[PATCH] Declaring standard C++ attributes

Aaron Ballman aaron at aaronballman.com
Wed Jan 29 12:54:14 PST 2014

On Wed, Jan 29, 2014 at 3:45 PM, Richard Smith <metafoo at gmail.com> wrote:
> I'm not really sure what this is for: don't we want to have a flag for
> 'cannot have parens' rather than 'is a standardized C++ attribute'?

Since standardized C++ attributes all have custom parsing rules (some
can have parens, some can't, and the future holds mystery), I think it
makes sense to have two cases: things which the standard mandates the
parsing rules for, and things which can be generically parsed.

> Also, it
> seems easy to detect standard attributes: they're C++ attributes with no
> scope token. We don't need to generate a flag for that.

Except there's nothing mandating that (for instance, gcc or MSVC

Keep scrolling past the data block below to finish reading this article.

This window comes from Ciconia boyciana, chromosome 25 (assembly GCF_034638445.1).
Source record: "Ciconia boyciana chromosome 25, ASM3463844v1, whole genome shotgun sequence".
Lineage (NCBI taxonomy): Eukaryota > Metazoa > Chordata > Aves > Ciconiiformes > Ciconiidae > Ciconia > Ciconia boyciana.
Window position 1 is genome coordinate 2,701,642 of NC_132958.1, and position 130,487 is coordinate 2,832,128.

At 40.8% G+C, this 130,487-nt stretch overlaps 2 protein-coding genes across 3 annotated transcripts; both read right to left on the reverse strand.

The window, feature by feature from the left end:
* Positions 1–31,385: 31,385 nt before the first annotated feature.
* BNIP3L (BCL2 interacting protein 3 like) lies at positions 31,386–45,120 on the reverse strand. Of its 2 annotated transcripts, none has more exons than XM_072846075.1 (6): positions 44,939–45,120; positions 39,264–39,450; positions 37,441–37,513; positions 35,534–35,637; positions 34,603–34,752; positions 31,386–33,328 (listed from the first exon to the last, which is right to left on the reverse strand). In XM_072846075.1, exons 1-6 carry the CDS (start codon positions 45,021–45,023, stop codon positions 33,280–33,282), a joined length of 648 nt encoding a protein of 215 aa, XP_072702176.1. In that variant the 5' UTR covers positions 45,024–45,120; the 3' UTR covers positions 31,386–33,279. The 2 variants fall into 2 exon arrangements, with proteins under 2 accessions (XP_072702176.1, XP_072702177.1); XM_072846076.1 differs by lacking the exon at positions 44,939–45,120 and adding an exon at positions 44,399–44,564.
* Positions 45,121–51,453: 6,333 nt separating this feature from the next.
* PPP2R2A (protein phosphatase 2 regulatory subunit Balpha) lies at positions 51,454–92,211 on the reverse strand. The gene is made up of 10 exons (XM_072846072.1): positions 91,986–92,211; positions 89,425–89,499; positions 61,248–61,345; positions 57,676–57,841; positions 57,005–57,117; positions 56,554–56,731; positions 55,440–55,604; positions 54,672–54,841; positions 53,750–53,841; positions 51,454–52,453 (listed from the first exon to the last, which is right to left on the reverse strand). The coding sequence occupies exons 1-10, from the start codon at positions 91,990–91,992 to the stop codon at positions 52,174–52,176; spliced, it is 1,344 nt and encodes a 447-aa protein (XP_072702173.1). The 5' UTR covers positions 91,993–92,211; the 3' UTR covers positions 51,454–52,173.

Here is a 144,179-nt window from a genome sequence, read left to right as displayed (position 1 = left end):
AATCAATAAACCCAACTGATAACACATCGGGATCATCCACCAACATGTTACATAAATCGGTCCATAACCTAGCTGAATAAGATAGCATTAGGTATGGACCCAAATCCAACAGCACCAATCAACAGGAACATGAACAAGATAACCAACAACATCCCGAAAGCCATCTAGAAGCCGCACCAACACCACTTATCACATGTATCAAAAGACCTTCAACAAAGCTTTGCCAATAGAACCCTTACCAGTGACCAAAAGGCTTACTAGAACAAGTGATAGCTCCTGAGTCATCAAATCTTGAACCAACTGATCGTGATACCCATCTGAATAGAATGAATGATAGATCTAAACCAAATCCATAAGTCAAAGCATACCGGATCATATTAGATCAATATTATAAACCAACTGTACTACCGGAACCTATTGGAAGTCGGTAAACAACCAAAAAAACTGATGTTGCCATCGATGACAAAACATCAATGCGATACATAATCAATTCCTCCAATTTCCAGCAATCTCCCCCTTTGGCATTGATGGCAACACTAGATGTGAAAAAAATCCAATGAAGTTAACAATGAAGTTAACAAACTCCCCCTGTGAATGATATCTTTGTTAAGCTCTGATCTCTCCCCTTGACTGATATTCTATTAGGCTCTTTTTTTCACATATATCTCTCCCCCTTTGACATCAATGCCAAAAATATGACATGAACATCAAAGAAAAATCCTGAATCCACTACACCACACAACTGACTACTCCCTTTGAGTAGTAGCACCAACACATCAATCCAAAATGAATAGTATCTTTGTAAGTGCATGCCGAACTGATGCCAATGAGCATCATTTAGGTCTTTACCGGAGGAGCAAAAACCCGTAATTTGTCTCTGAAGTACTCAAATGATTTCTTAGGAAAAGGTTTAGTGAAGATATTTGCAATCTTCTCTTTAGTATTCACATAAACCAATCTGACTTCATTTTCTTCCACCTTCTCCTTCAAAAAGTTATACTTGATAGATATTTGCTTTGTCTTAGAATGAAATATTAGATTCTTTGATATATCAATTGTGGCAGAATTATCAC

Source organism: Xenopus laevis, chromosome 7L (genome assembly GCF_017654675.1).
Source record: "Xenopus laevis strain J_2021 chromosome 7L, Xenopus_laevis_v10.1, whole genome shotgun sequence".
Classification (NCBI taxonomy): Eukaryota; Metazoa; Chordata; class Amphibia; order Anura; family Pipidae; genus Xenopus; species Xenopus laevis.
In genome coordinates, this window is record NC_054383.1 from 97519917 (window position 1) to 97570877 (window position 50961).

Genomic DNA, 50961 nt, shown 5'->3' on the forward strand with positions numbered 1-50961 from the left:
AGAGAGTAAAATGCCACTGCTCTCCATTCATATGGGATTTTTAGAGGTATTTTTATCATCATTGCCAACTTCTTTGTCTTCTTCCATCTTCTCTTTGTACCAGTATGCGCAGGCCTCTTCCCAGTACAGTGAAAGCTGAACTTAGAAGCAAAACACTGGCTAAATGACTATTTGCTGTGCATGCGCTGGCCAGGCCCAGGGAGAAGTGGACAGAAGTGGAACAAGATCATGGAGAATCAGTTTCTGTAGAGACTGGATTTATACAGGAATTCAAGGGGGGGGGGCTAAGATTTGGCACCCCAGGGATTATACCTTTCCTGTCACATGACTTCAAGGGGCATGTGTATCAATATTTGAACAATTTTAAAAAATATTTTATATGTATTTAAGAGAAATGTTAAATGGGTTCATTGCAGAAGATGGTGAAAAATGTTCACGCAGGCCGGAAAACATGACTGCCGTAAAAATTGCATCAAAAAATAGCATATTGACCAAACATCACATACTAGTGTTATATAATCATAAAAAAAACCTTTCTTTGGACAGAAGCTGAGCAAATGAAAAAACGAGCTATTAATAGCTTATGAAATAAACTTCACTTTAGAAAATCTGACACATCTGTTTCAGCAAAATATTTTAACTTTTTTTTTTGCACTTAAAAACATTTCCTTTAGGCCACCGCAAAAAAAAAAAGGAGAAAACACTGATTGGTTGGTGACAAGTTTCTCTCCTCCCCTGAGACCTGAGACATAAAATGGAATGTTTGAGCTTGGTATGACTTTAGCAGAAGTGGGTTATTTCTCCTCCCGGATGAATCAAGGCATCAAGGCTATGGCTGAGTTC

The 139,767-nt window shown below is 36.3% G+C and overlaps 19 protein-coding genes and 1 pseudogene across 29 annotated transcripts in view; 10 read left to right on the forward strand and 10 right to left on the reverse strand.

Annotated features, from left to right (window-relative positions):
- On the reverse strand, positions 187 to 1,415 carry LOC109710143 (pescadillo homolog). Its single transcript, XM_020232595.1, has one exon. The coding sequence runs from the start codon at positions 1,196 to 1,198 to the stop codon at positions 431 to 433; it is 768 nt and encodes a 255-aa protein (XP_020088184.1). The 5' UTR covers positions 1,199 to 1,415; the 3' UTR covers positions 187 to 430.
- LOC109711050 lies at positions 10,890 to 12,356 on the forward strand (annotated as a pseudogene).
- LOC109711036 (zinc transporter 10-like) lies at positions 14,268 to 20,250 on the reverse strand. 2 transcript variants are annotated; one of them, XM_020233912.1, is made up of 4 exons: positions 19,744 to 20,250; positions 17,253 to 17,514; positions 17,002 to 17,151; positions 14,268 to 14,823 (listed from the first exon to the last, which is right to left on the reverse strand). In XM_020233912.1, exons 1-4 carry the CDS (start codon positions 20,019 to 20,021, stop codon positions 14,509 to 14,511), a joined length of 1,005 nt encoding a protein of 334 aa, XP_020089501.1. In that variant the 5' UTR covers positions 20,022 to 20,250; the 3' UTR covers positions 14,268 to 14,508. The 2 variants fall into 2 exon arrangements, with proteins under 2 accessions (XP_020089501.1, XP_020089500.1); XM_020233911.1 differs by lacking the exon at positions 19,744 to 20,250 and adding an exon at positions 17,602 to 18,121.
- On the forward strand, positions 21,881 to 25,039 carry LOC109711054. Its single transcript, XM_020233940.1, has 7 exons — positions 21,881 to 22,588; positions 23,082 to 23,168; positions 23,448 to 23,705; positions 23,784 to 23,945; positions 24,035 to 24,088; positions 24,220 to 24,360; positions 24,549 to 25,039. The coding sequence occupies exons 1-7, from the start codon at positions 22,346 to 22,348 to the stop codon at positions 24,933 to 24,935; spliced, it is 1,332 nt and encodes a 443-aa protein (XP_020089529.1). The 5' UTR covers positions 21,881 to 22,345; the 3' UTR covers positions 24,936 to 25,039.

[someday] could arbitrarily add a C++ style attribute without a scope,
ignoring the non-normative note to the contrary). This gives us
flexibility to handle it, though it's not required today.

> It looks like this causes a regression: we start rejecting
> [[deprecated("foo")]] with it, don't we?

We don't support [[deprecated("foo")]] yet, nor are there any tests
for it. We only support [[deprecated]] currently.


> On Wed Jan 29 2014 at 11:56:34 AM, Aaron Ballman <aaron at aaronballman.com>
> wrote:
>> This patch provides a declarative way to specify a standards-based
>> C++11-style attribute using the StdCXX spelling class. It then removes
>> a small, hard-coded list of standard attributes from the parser and
>> uses a generated list to accomplish the same thing.
>> Since C++11 attributes are not in the std:: namespace, this also
>> removes the std:: variant from standards-based attributes. However, if
>> the std:: namespace were to become part of the standard, it can be
>> handled when flattening out the attributes in the same way that we do
>> for GCC spellings.
>> ~Aaron

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